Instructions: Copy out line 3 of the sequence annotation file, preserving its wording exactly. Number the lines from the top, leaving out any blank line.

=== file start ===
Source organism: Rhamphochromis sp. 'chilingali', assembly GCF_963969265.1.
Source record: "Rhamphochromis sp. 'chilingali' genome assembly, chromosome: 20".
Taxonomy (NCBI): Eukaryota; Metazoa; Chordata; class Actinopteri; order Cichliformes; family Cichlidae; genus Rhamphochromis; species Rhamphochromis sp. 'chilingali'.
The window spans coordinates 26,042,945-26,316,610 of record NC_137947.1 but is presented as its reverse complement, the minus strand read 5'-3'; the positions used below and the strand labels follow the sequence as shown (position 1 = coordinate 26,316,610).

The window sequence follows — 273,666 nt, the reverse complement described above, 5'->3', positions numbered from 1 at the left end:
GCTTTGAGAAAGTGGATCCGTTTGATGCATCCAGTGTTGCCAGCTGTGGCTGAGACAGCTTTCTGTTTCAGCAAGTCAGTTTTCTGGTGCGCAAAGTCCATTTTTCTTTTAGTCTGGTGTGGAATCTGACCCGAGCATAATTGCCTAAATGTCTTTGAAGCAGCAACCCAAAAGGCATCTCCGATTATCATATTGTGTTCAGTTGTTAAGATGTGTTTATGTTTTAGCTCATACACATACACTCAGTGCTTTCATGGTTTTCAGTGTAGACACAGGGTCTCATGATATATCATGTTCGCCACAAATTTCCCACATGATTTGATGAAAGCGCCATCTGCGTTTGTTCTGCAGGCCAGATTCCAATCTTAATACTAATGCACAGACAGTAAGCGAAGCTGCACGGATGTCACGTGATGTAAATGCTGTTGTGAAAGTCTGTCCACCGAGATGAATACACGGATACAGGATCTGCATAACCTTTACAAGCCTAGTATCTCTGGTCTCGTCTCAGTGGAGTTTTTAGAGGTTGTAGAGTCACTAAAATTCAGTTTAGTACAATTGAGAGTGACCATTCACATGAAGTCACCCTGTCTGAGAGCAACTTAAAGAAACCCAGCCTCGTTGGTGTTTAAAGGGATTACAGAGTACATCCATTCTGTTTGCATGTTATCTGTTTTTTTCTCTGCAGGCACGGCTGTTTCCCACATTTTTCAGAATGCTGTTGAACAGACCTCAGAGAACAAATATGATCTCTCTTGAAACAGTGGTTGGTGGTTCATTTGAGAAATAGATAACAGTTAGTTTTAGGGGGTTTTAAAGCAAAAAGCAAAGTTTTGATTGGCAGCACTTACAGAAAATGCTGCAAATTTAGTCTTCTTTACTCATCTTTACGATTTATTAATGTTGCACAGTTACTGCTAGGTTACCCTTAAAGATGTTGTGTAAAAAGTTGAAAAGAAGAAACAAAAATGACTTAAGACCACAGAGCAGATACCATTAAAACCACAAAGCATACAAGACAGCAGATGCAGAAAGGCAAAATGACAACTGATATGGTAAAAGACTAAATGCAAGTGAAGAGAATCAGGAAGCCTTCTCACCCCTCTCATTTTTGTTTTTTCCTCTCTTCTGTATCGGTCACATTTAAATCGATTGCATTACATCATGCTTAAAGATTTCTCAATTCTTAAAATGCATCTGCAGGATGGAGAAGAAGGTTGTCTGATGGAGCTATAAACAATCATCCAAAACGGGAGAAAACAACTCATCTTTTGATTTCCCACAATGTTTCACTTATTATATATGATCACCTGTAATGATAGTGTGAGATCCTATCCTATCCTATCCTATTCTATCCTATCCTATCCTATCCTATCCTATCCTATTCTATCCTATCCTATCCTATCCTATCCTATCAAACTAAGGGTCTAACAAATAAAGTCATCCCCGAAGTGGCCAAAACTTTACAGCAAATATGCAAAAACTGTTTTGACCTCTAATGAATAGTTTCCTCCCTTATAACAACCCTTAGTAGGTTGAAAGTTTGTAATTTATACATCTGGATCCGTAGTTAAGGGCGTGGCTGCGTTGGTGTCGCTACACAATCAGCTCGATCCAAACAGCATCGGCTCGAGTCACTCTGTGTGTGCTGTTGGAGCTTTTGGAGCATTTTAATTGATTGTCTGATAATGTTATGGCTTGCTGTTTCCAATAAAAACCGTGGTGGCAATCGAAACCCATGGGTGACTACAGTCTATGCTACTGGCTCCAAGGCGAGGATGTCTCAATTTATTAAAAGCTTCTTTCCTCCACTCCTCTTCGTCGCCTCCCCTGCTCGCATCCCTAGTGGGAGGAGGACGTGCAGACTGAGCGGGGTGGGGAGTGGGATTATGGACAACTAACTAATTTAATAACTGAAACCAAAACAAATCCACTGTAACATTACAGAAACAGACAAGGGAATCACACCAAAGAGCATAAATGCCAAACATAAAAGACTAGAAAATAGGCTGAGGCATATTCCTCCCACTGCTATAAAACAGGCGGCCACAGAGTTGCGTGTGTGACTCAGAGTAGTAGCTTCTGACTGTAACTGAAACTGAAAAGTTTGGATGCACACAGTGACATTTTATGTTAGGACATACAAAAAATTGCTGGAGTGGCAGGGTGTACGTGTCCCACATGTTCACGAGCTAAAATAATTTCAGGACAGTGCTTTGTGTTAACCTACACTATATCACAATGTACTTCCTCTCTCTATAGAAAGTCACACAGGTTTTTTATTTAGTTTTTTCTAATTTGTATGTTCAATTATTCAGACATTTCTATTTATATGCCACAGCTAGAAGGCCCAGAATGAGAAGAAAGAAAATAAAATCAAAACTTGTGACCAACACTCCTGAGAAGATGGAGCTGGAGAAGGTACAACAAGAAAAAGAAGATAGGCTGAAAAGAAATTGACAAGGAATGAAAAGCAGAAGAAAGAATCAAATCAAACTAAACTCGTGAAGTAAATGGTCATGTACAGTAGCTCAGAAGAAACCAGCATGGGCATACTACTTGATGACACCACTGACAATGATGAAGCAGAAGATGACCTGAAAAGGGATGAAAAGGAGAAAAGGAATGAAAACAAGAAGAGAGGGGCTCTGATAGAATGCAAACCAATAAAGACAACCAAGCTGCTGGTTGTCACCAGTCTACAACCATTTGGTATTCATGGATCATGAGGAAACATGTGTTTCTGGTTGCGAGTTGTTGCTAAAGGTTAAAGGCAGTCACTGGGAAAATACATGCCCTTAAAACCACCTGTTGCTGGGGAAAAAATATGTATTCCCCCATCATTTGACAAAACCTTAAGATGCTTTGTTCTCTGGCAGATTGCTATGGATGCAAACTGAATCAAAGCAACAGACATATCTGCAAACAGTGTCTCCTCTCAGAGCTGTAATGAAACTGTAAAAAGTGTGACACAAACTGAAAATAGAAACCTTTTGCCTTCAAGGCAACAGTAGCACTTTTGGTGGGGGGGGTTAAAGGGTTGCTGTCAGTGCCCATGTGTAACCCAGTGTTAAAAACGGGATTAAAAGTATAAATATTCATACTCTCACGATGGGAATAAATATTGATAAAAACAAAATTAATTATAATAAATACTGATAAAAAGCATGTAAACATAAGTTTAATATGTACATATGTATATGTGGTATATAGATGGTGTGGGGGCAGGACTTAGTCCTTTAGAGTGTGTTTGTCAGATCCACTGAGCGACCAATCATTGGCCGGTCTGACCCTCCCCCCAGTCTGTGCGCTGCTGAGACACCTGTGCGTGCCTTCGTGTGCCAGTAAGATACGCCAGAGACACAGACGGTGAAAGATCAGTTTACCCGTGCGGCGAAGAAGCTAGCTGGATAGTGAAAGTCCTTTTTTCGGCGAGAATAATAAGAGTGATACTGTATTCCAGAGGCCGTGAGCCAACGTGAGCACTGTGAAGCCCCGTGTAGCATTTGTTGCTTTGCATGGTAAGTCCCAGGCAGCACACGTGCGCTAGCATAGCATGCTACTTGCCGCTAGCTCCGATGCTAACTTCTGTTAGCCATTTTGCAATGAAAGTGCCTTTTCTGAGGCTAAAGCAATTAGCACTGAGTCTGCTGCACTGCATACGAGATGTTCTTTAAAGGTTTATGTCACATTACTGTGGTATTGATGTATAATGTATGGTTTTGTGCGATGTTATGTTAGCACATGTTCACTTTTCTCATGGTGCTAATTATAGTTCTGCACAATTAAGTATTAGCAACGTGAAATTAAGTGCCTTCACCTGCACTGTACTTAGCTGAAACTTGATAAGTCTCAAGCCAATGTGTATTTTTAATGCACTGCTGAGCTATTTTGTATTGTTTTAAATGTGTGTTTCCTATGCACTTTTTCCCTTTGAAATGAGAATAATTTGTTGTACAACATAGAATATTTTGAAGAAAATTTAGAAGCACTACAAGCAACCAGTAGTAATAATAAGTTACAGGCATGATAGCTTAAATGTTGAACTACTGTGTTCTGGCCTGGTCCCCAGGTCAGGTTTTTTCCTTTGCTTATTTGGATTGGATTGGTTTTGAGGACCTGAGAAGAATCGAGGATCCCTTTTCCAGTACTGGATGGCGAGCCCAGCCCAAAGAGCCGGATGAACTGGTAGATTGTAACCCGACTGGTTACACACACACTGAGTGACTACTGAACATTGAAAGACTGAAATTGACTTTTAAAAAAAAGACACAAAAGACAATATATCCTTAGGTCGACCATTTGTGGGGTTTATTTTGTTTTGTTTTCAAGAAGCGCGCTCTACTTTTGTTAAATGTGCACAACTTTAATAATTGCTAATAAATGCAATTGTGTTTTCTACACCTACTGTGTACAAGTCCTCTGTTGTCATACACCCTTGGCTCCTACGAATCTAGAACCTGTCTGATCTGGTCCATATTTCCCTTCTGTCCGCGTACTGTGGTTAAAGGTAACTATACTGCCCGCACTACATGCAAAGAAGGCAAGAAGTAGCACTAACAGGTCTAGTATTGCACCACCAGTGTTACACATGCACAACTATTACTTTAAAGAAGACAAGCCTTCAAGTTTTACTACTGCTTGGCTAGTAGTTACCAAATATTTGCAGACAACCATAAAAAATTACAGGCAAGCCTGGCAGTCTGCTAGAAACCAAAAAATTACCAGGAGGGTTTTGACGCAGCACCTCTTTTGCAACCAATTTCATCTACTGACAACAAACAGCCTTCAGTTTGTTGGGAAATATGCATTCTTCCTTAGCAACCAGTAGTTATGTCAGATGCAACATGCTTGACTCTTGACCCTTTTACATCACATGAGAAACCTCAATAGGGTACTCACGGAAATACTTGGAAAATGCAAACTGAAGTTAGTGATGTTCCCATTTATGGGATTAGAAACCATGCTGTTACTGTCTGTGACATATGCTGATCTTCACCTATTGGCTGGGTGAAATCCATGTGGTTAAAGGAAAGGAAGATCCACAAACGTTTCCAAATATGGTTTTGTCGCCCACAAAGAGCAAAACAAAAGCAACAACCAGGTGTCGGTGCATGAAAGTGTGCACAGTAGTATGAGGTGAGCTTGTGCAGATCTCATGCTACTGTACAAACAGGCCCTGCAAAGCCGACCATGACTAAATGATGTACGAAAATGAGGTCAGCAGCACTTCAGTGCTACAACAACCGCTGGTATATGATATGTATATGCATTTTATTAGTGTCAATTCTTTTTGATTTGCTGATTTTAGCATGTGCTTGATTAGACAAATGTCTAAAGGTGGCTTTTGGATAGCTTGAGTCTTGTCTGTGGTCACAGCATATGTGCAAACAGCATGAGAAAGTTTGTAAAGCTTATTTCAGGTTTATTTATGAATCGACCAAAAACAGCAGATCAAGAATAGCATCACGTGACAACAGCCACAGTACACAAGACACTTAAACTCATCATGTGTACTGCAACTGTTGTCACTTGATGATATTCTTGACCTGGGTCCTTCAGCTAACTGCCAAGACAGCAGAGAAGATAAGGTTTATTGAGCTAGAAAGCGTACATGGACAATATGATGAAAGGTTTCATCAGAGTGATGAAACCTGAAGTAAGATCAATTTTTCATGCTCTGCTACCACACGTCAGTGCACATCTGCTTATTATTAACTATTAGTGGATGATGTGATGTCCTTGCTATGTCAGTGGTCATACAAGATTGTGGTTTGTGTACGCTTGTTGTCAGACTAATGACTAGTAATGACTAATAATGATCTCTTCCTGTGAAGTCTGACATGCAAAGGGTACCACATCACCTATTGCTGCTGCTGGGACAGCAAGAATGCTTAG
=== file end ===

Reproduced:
Taxonomy (NCBI): Eukaryota; Metazoa; Chordata; class Actinopteri; order Cichliformes; family Cichlidae; genus Rhamphochromis; species Rhamphochromis sp. 'chilingali'.